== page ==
The Rabbit Hole

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We kept seeing all these recommendations for The Rabbit Hole, a restaurant connected to the Midtown Global Market on East Lake Street in Minneapolis. However, every time we’ve made it to the Midtown Global Market, it just happens to be a Sunday.

The Rabbit Hole is closed on Sundays. 😦

While one review was for their underrated burger, that’s not what drew us to this establishment. About a month ago, I saw this post about Rabbit Hole’s poutine {what’s that?}.

I swear I saw another article echoing that sentiment, along with listing the Kimchi Fried Rice as a must-do. I can’t tell you where I saw the review, nor can I find it now. Perhaps it was even on Yelp or TripAdvisor. Yet, it must have been very convincing because the next Saturday available that was still a little chilly in these Minnesota climes meant I was driving us to The Rabbit Hole!

Unlike the rest of the market, The Rabbit Hole has a dark interior. There was a nice selection of taps…

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I ended up getting a taste of soju, “the world’s” most popular spirit, which was described to me by the bartender as a bit like vodka and a bit like wine. Sounded like sake to me! And I like sake. But I was so glad he gave me a taste because it was so strong that there is now way I could have had a whole drink of it.

I went for the Seattle Dry Cider on tap instead. {Which, btw, was rather boring; but served as a great palate cleanser!} Rob found a beer to his liking, but I can’t remember it now because the food totally overshadowed it!

So what kind of restaurant is it? 

~

Well, Korean.. kind-of. Fusion? Maybe. I think it’s best described on their website:

The Rabbit Hole gastropub is our nod to Korean Pogjangmachas, but our food is Korean by way of Los Angeles. It’s not your Halmeoni’s, Omma’s or Imo’s Korean cuisine, nor is it the kind you had while you were in Korea. It’s also not “Americanized” Korean as we are not “Americanized” Koreans. We are Korean-Americans and The Rabbit Hole is who we are.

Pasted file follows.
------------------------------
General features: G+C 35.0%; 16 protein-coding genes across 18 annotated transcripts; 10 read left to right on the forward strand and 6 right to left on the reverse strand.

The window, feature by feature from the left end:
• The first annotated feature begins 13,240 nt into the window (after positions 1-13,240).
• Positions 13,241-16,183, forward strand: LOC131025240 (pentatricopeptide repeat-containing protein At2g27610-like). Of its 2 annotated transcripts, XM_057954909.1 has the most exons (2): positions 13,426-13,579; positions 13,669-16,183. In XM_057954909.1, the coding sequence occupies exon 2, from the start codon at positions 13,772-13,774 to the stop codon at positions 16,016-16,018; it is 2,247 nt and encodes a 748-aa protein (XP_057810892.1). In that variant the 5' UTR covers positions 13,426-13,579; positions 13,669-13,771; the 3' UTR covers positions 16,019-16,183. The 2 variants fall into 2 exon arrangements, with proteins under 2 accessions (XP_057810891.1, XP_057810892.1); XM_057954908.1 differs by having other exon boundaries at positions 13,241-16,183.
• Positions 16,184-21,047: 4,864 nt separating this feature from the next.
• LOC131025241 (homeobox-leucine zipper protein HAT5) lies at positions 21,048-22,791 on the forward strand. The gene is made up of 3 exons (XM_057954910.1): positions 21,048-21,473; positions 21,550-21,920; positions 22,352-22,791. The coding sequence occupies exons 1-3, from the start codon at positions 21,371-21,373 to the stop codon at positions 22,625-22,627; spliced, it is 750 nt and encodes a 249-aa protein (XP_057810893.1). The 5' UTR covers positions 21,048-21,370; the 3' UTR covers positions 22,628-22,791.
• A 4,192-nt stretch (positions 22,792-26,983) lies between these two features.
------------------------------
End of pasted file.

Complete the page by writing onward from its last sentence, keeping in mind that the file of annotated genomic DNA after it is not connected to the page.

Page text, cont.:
So let’s get right to the menu, shall we?

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Believe it or not, Rob did not go with the burger, but the Harold & Kumar Poutine. I was so glad he ordered it, because I wouldn’t; but I wanted to try it! That review I read made me curious, as did that playful description above. His order came out first…

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Harold & Kumar Poutinehouse-cut fries, pork curry gravy, kimchi carmelized onion, parmesan, cheddar, soft-boiled egg, chipotle aioli – $10.75

Of course, poutine-purists would say that this is not poutine, nor are any of the other gourmet riffs on this Canadian dish. But who cares? This was a flavor bomb!!!

Who would even think to put these flavors together?! {Totally get the 1 bowl, 3 cultures!} They absolutely work, though. The Rabbit Hole’s fries have also been raved as being some of the best in the Twin Cities. While you can’t get quite an accurate idea of one’s fries when it comes to poutine {the gravy soggifies them – yes, I just made up that word!}, I still could tell that these fries would have potential. That same article I can’t find said something about them being cooked one way, followed by a second cooking process, giving them a crispy exterior and a potato-y goodness inside. Oh yeah.

Rob said this one can go up to the top of best poutines in the Twin Cities.

{But probably tied with Muddy Waters – they are so different!}

But before that arrived, I was debating on what to order because at first, the Rapscallion was calling my name. It sounds like me, but it also sounds a bit… boring, considering all the flavors on this menu.

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And I was told by some obscure article that I should not skip the Kimchi Fried Rice, also known as Rice Rice Baby.

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It was the bacon that was throwing me off. I like bacon alone, but never in dishes because it tends to overpower them. If I want bacon, I’ll just eat bacon. But against my better anti-bacon garnish judgement, I ordered it anyway. The bartender told me that I couldn’t go wrong.

Rice Rice Baby

Rice Rice Baby brisket, kimchi fried rice, bacon, pickled jalapeno, soft-poached egg, furikake – $13.50

Okay, so I thought Rob’s dish was flavorful? This is the bowl of all bowls! This is the fried rice of all fried rices! This is the flavor of all flavors. This is some of the best food I’ve ever had! It’s flavor I’ve never known. MSP Magazine describes it best in this article.

There was not one flavor that stood out or overpowered the dish. {I barely noticed the bacon, except for by sight.} The kimchi was mixed a little throughout, though not the star; such that it is appropriate that it is not really called Kimchi Fried Rice. 

I am so glad that I listened to that random review!

In the summer, on Saturdays, we like to go for a walk around a lake and get a bite wherever we happen to be. It’s going to be hard for us to venture over to the East Lake Street neighborhood on a Saturday night. But maybe we’ll end up at The Rabbit Hole if it happens to be raining… This food cannot be missed.

What new flavors have sung to you recently?

Cheers~
Carrie

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2 responses »

  1. Pingback: Salty Tart – Best Desserts! | Season It Already!

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